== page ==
The official rollout of bitcoin in El Salvador began last week. Ukraine then joined the bitcoin train. Laos has announced plans to allow bitcoin mining in Laos, just months after China cracked down on crypto.
It seems as though every week, a new country joins the bitcoin bandwagon. Billionaires keep hoisting the bitcoin bullhorn while the rest of us pile sats. This is bitcoin’s week:
The week began on a positive note when Nayib Bukele, El Salvador’s president announced that the country would exempt foreigners from paying taxes on any bitcoin they earn.
MicroStrategy CEO Michael Saylor announced Monday that MicroStrategy had purchased an additional 5,050 BTC. This brings the total of the company’s holdings to 114.042 BTC, which was bought at an average price $27,713.
On Monday, also, Professor Mthuli Ncube (Minister of Finance in Zimbabwe) stated that the country would look into bitcoin adoption to reduce remittance costs, stabilize the economy, which has been decimated over the past two decades. Brevan Howard, a $11.4 million hedge fund, was the latest financial institution to create a bitcoin division . This signals more bullishness than traditional finance.
Nayib Bukuele announced Tuesday that El Salvador’s Chivo Bitcoin wallet received 500,000 registrations during its first week. This adds hundreds of thousands more bitcoin users to the ecosystem. El Salvador installed 50 bitcoin ATMs across the U.S., in addition to the existing infrastructure. This makes it easier for citizens of the country to send money back.
Howard Marks, Oaktree Capital’s Chairman and Billionaire Investor, stated that Bitcoin has more advantages than gold. This is in sharp contrast to his 2017 opinion about bitcoin. Marks was a guest on the podcast “We Study Billionaires” and had a lot to say about bitcoin.
Fidelity, a $4.2 trillion investment company, met with the SEC to discuss its proposed bitcoin ETF . Fidelity presented a presentation that showed ‘increased investor desire’ for bitcoin, the existence similar funds in other nations and the growth of bitcoin holders.
On Thursday, it was reported that Laos would allow bitcoin mining and trading. It’s true, another week, another nation. Laos has recently welcomed bitcoin. Legislators are currently working to create regulations that will allow for bitcoin trading. Six companies have been granted permission to mine and trade Bitcoin in the country.
Revolut, a $33 billion UK-based financial service firm, also announced Thursday that they would finance office space in Dallas for 300 employees using bitcoin. WeWork manages the office space and Revolut mentioned that they were saving money on international remittance fees as one reason for the move.
Last Thursday’s one, not market-related, was the introduction by Hungary of the first statue in the world to honor Satoshi Nakamoto, Bitcoin creator. Yes, Satoshi Nakamoto will be a tourist attraction for maxis around the globe.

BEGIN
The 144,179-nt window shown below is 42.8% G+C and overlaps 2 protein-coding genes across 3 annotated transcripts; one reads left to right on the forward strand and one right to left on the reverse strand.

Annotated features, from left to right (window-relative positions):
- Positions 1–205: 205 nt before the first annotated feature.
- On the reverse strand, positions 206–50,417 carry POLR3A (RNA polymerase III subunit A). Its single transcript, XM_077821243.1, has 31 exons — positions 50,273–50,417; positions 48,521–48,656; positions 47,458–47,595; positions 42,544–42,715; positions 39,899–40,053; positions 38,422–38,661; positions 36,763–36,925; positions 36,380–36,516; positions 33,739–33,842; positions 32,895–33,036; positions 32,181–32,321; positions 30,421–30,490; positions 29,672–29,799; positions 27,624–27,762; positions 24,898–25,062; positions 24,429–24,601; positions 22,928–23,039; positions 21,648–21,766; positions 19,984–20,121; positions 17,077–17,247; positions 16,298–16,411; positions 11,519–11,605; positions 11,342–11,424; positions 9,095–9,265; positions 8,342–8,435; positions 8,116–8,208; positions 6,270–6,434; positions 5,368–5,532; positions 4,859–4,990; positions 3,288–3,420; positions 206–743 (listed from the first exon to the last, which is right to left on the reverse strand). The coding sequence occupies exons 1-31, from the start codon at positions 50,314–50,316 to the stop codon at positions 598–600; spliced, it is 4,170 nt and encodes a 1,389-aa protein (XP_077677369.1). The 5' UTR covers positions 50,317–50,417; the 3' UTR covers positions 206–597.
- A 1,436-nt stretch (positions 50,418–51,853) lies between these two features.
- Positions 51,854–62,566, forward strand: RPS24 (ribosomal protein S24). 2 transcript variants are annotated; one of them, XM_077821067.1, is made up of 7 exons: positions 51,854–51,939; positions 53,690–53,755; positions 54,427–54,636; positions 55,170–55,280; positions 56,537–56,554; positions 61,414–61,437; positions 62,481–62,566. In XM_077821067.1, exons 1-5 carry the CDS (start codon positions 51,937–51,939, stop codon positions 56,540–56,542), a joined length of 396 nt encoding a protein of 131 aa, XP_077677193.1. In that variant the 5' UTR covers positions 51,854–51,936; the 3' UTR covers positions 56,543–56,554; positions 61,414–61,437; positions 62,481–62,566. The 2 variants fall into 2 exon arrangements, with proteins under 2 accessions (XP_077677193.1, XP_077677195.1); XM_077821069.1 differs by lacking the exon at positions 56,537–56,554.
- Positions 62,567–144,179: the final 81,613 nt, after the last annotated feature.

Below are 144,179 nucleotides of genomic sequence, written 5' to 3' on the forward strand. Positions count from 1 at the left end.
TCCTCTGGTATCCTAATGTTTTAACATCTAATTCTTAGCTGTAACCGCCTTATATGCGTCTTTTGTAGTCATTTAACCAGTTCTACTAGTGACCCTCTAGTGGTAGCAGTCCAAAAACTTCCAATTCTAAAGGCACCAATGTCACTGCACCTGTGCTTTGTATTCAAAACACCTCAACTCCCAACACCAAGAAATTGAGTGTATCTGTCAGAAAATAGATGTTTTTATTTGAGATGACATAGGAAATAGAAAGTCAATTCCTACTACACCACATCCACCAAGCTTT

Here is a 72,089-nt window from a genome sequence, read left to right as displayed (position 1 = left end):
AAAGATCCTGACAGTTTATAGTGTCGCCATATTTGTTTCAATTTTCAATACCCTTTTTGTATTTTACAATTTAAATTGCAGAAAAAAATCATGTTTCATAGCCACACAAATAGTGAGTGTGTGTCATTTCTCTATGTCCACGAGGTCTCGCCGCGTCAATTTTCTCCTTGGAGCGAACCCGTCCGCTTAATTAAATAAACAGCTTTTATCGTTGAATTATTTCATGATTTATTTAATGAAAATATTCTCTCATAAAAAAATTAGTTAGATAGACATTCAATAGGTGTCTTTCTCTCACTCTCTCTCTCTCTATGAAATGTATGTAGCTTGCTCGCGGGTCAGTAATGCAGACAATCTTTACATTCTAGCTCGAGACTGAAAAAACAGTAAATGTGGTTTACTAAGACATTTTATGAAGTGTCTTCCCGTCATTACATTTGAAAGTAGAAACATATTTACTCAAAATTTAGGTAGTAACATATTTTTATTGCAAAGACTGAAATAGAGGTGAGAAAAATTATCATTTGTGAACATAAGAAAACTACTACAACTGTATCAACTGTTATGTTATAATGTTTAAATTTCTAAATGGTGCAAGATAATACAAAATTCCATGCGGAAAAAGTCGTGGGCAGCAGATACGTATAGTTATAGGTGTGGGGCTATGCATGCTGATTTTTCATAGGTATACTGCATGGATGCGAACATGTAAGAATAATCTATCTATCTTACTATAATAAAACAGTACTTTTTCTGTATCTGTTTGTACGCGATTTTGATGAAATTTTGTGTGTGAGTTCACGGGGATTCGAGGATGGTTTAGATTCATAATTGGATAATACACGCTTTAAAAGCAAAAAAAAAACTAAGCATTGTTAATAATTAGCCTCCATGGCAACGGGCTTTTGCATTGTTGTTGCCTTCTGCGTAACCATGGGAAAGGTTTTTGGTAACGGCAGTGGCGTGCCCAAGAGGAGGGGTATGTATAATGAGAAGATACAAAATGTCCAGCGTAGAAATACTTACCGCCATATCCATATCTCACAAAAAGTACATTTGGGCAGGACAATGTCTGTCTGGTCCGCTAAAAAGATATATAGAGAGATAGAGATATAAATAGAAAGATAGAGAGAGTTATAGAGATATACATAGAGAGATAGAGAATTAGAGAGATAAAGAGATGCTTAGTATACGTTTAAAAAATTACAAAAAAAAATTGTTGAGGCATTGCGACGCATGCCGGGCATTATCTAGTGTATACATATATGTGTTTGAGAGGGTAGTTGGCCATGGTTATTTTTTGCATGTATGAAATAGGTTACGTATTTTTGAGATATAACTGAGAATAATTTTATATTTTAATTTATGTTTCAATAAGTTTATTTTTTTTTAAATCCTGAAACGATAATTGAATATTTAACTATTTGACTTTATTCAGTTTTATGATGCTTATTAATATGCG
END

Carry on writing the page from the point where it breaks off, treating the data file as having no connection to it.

Finally, PayPal’s Bitcoin buying service in the UK went live on Friday. This allows users to buy bitcoin directly from the platform. Namecheap, the domain registrar, announced that they would now accept bitcoin payments.
Despite the bear market being relatively benign, Ray Dalio, a billionaire, decided that he had to keep the market relevant by adding some FUD. Dalio stated that he disagrees with Cathie Wood’s prediction that bitcoin would grow 10-fold. He also said that governments would not allow bitcoin to succeed and would be able ‘to kill it’.
Dalio’s sentiments shout ‘I need Bitcoin to dip, so that I can purchase more’. This clearly shows his ignorance of Bitcoin’s workings, decentralized finance, and blockchain technology. If it is in the hands and control of the majority, no government can ‘kill it.
Apart from Dalio’s, El Salvador’s Bitcoin rollout has not been all roses and sunshine. The Central American country has seen an increase in its anti-bitcoin brigade, despite the fact that bitcoin is still struggling to recover from the plunge it experienced last week.
protestors set one of 200 bitcoin ATMs in the country on fire to protest the government’s bitcoin adoption and slow rollout. Protestors have a number of concerns. Some of these may be valid: bitcoin’s volatility and the lack of education about bitcoin in the country. Also, there is the west’s FUD campaign.
Bitcoin is approaching its 12th anniversary. Bitcoin has grown from a niche internet currency to be almost worthless to a digital currency with five figures (and counting) that has been adopted both by billionaires and aging financial institutions. It is poised to be the global reserve currency and kick financial tyrants out of the way, making it easy to make affordable payments around the world.
It’s becoming clear that El Salvador is leading the charge in promoting bitcoin adoption. These nations are interested in bitcoin regardless of whether they legalize it and regulate it, use it as legal tender, or invest in it.
Bitcoin is slowly becoming a global currency. Every week, another billionaire or trillion dollar investment fund opens their arms to bitcoin. Every week, a politician shows interest in exploring bitcoin in their nation. Bitcoin is taking over.
We’ve seen El Salvador adopt bitcoin. We have seen Laos and Ukraine push a bitcoin-friendly agenda. We have also seen politicians from Zimbabwe, Ghana, Paraguay and Honduras express interest in bitcoin.
It is no longer about whether or not another country will adopt Bitcoin in its full form. But it is more about when. Bitcoin is slowly but surely uniting the world. It looks like bitcoin will soon be the global cryptocurrency.